Dark and gritty shots of D.C. fly across the screen during the opening credits of “House of Cards,” which returns for its second season this month. But that’s the most screentime the real District gets in the series.
The recent deluge of political thrillers and comedies set in D.C. take advantage of all the natural intrigue of the nation’s capital. But although D.C. acts as a muse, series like “Veep,” “Scandal” and others have found filming in Baltimore to be a suitable substitute.
That trend has D.C. lawmakers calling for change, with mayoral candidate Jack Evans even campaigning on the idea of luring production companies to film in D.C.
“They get some shots of the White House and the Capitol and then they go elsewhere,” said Foggy Bottom’s D.C. Council member Jack Evans in an interview with The Hatchet. “I could go on and on about the missed opportunities.”
There are dozens of missed opportunities, and not only for fans hoping to one day catch a glimpse of “Scandal’s” Kerry Washington or “House of Cards'” Kevin Spacey shooting episodes on the National Mall. In true “House of Cards” style, the issue is all about money and politics.
“House of Cards” initially approached the D.C. government to film the majority of the series in the city, but that ultimately proved too expensive and Maryland was waiting with big tax incentives in hand.
“The government of Maryland put a few million dollars on the table and [D.C.] didn’t put any. And so they filmed that whole show in Baltimore and made them $150 million. They spent it all on Baltimore,” Evans said.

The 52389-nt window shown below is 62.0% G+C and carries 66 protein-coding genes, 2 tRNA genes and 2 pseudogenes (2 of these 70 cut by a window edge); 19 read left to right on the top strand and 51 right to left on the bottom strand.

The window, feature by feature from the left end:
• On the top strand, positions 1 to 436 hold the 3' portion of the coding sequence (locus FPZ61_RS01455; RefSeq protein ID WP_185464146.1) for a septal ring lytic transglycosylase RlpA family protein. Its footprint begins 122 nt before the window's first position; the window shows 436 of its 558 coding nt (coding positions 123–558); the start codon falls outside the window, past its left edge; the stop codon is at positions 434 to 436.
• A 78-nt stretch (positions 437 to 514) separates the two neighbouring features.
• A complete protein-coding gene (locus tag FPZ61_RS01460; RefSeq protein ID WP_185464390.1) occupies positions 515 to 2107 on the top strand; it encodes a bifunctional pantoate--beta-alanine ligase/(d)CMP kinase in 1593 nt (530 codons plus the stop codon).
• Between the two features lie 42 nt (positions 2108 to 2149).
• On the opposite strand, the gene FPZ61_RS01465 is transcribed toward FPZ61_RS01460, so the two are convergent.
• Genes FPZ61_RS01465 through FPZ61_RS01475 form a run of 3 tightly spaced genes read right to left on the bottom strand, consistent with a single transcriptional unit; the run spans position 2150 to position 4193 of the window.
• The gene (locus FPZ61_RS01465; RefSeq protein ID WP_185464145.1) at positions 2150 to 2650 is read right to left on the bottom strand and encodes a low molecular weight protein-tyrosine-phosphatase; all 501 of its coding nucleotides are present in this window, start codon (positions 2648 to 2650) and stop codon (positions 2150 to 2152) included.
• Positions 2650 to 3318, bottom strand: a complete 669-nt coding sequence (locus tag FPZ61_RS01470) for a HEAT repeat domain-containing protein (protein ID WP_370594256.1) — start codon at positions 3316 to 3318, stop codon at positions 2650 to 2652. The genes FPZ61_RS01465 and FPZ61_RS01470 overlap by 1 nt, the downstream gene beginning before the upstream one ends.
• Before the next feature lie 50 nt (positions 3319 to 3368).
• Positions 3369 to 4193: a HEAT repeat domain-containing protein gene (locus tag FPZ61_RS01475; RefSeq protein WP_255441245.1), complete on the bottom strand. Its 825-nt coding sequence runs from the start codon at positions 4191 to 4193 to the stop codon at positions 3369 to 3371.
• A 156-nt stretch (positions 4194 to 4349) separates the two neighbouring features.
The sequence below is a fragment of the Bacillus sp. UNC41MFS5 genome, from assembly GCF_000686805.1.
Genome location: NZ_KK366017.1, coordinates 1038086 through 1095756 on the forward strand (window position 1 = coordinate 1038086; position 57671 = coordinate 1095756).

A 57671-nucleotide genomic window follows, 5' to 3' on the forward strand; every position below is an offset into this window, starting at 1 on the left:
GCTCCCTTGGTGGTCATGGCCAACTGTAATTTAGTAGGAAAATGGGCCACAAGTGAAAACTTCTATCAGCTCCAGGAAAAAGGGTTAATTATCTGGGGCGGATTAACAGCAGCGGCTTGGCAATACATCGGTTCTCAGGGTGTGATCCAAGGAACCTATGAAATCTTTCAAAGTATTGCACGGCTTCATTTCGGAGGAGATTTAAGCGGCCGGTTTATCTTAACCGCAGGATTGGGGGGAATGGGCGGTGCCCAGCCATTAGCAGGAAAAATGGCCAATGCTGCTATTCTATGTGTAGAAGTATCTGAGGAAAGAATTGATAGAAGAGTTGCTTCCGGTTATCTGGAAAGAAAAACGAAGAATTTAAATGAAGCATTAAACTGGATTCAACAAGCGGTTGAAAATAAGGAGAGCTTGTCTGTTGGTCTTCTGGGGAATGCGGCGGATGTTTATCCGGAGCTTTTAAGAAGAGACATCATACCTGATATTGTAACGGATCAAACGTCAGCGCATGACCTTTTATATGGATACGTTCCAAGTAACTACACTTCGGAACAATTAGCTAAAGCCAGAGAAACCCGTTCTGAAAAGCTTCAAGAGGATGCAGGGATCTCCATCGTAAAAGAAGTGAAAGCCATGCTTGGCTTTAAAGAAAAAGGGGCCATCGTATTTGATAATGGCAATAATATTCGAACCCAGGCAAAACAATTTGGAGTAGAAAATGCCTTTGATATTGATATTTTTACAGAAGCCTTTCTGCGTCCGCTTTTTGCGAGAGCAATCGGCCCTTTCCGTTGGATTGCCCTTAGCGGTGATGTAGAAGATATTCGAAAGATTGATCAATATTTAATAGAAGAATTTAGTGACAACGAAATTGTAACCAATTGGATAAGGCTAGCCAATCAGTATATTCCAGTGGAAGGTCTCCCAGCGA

D.C.’s neighbor has built a shadow world of sets and soundstages modeled after District locales and sweetened by tax incentives that has boosted the state’s economy. “House of Cards” production alone generated an estimated $147 million in economic activity and created around 2,100 jobs, according to Maryland’s department of business and economic development.
Patrick Burns, a film location scout and manager based in the D.C. area, has worked on an array of box office projects from “Salt” to “House of Cards.” He said while he benefits from Maryland’s financial rewards, D.C. should follow suit.
“To be honest, the best thing would be to give D.C. a legitimate tax incentive. That’s what it’s all about. I hate to say it, but I think tax incentives have kind of turned cities against each other trying to get companies a better and better deal,” Burns said.
Despite the economic benefits, giving production companies tax breaks has been politically unpopular. Last November, D.C. Council member Vincent Orange proposed a small tax on real estate owners to help incentivize film productions, but the plan quickly lost support.
“You try and put an incentive package together and all the crazy people go, ‘Oh my god, you should be spending this money on the homeless and not on movies,'” Evans said. “Well, that’s how you employ people who are homeless or down on their luck. You create jobs. And in order to do that you gotta invest.”
Still, advocates of the D.C. film industry emphasize that for all the movie magic, digitally designed monuments don’t feel quite right. In the end, technology cannot convey the gravitas of the District, said Pierre Bagley, director of the D.C. Office of Motion Picture and Television Development.
Classic movies like the 1976 film “All the President’s Men” featured plenty of real scenes in the District. Bagley said there’s plenty of money for the city to spare on bringing more future hits to D.C.
“Ultimately, there is no place like D.C. The advantage of filming here is you get the real thing. You cannot fake authenticity,” Bagley said.